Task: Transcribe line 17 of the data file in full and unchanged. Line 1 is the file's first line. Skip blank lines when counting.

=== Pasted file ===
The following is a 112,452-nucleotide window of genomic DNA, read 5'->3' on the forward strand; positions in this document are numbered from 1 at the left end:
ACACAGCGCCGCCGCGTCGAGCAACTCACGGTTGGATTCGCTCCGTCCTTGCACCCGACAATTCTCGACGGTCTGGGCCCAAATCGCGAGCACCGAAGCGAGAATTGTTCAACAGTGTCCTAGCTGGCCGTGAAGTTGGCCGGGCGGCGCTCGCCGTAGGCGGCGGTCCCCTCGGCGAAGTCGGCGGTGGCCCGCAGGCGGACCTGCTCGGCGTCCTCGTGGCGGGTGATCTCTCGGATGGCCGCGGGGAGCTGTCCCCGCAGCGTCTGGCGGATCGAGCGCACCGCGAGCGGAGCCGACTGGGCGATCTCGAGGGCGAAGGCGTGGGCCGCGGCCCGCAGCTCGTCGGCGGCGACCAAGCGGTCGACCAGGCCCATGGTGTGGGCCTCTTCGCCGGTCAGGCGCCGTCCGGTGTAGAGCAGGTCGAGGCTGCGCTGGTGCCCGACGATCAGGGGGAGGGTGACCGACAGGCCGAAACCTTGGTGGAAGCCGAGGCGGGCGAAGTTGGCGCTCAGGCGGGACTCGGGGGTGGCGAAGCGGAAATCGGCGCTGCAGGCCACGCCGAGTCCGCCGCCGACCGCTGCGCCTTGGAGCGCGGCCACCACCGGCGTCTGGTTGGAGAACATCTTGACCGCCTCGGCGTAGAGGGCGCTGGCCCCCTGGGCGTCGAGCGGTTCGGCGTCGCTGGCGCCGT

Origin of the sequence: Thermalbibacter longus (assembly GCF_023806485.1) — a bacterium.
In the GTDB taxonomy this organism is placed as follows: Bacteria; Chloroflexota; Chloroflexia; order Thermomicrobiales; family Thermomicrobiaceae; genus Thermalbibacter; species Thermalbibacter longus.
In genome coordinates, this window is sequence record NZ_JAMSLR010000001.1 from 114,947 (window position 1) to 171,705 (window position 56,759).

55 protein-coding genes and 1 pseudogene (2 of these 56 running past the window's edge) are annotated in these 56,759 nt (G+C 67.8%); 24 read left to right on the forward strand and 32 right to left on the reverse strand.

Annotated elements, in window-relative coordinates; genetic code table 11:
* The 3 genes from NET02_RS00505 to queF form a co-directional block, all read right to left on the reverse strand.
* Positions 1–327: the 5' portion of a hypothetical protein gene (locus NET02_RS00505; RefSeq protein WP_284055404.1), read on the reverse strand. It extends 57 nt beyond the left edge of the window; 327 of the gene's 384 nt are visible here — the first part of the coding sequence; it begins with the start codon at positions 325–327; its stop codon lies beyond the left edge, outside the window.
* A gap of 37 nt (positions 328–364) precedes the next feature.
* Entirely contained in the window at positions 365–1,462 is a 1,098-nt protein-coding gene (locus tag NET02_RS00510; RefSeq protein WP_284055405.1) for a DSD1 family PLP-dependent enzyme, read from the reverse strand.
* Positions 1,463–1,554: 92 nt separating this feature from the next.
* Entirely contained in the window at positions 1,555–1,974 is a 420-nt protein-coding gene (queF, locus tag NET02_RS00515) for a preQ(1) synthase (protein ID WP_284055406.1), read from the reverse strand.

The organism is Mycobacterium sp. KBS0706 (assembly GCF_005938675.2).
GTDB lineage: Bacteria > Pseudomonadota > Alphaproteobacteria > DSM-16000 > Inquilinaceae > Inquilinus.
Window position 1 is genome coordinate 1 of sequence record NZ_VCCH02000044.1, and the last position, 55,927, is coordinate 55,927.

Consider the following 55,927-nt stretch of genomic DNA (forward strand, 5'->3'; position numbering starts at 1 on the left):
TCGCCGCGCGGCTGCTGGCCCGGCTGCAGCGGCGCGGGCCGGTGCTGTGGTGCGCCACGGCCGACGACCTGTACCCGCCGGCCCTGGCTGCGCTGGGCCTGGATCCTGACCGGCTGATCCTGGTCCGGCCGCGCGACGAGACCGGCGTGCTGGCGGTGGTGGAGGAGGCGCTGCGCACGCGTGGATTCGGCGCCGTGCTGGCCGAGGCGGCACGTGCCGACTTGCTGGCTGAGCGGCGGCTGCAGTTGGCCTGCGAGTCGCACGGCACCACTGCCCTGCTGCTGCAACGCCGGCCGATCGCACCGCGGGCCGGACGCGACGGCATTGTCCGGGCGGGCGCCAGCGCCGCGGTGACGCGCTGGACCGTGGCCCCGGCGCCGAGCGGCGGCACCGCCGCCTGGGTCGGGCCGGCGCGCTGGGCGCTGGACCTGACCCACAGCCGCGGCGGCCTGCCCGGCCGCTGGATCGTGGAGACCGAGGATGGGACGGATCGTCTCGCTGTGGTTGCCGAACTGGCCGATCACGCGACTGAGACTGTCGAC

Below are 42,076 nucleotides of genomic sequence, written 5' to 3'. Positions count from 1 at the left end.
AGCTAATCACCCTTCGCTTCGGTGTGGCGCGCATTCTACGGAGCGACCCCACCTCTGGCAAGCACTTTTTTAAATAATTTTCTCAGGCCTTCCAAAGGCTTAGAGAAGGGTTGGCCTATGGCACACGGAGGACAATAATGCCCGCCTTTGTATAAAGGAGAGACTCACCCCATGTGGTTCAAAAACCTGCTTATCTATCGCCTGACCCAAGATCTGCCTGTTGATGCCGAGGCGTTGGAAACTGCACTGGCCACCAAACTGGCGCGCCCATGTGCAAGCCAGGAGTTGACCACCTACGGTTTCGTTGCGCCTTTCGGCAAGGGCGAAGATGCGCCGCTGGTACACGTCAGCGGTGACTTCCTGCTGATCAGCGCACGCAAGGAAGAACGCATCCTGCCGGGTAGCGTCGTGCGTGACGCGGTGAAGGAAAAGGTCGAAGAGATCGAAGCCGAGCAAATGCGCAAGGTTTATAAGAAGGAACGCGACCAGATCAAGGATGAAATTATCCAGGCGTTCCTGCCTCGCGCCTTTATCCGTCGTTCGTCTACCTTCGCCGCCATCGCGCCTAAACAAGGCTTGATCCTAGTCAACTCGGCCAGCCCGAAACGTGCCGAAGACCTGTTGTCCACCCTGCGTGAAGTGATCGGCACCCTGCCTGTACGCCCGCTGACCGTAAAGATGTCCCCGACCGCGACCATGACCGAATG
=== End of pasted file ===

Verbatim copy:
Consider the following 55,927-nt stretch of genomic DNA (forward strand, 5'->3'; position numbering starts at 1 on the left):